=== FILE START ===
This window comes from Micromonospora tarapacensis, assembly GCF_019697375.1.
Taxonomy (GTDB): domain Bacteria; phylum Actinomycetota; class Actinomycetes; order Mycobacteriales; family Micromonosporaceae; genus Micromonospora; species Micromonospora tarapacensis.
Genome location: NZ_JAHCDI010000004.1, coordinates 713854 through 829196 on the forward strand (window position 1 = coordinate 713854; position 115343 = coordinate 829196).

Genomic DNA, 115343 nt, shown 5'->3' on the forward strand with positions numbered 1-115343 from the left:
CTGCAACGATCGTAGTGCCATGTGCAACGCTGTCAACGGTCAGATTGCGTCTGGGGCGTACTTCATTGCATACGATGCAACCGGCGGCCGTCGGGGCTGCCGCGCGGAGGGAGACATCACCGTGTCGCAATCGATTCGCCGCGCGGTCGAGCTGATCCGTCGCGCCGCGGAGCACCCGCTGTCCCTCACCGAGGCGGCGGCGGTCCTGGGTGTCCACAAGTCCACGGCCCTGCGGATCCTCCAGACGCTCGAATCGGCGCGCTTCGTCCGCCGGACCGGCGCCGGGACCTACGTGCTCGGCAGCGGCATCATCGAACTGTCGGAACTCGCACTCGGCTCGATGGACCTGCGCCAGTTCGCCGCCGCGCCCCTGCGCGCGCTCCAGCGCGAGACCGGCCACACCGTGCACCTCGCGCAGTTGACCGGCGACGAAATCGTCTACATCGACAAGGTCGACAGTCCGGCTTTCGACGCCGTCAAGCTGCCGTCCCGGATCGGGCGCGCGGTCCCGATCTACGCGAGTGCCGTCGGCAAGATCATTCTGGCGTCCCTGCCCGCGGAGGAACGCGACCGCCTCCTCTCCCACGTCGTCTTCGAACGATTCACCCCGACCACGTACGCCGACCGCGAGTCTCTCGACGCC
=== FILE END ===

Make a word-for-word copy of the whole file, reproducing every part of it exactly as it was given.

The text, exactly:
This window comes from Micromonospora tarapacensis, assembly GCF_019697375.1.
Taxonomy (GTDB): domain Bacteria; phylum Actinomycetota; class Actinomycetes; order Mycobacteriales; family Micromonosporaceae; genus Micromonospora; species Micromonospora tarapacensis.
Genome location: NZ_JAHCDI010000004.1, coordinates 713854 through 829196 on the forward strand (window position 1 = coordinate 713854; position 115343 = coordinate 829196).

Genomic DNA, 115343 nt, shown 5'->3' on the forward strand with positions numbered 1-115343 from the left:
CTGCAACGATCGTAGTGCCATGTGCAACGCTGTCAACGGTCAGATTGCGTCTGGGGCGTACTTCATTGCATACGATGCAACCGGCGGCCGTCGGGGCTGCCGCGCGGAGGGAGACATCACCGTGTCGCAATCGATTCGCCGCGCGGTCGAGCTGATCCGTCGCGCCGCGGAGCACCCGCTGTCCCTCACCGAGGCGGCGGCGGTCCTGGGTGTCCACAAGTCCACGGCCCTGCGGATCCTCCAGACGCTCGAATCGGCGCGCTTCGTCCGCCGGACCGGCGCCGGGACCTACGTGCTCGGCAGCGGCATCATCGAACTGTCGGAACTCGCACTCGGCTCGATGGACCTGCGCCAGTTCGCCGCCGCGCCCCTGCGCGCGCTCCAGCGCGAGACCGGCCACACCGTGCACCTCGCGCAGTTGACCGGCGACGAAATCGTCTACATCGACAAGGTCGACAGTCCGGCTTTCGACGCCGTCAAGCTGCCGTCCCGGATCGGGCGCGCGGTCCCGATCTACGCGAGTGCCGTCGGCAAGATCATTCTGGCGTCCCTGCCCGCGGAGGAACGCGACCGCCTCCTCTCCCACGTCGTCTTCGAACGATTCACCCCGACCACGTACGCCGACCGCGAGTCTCTCGACGCC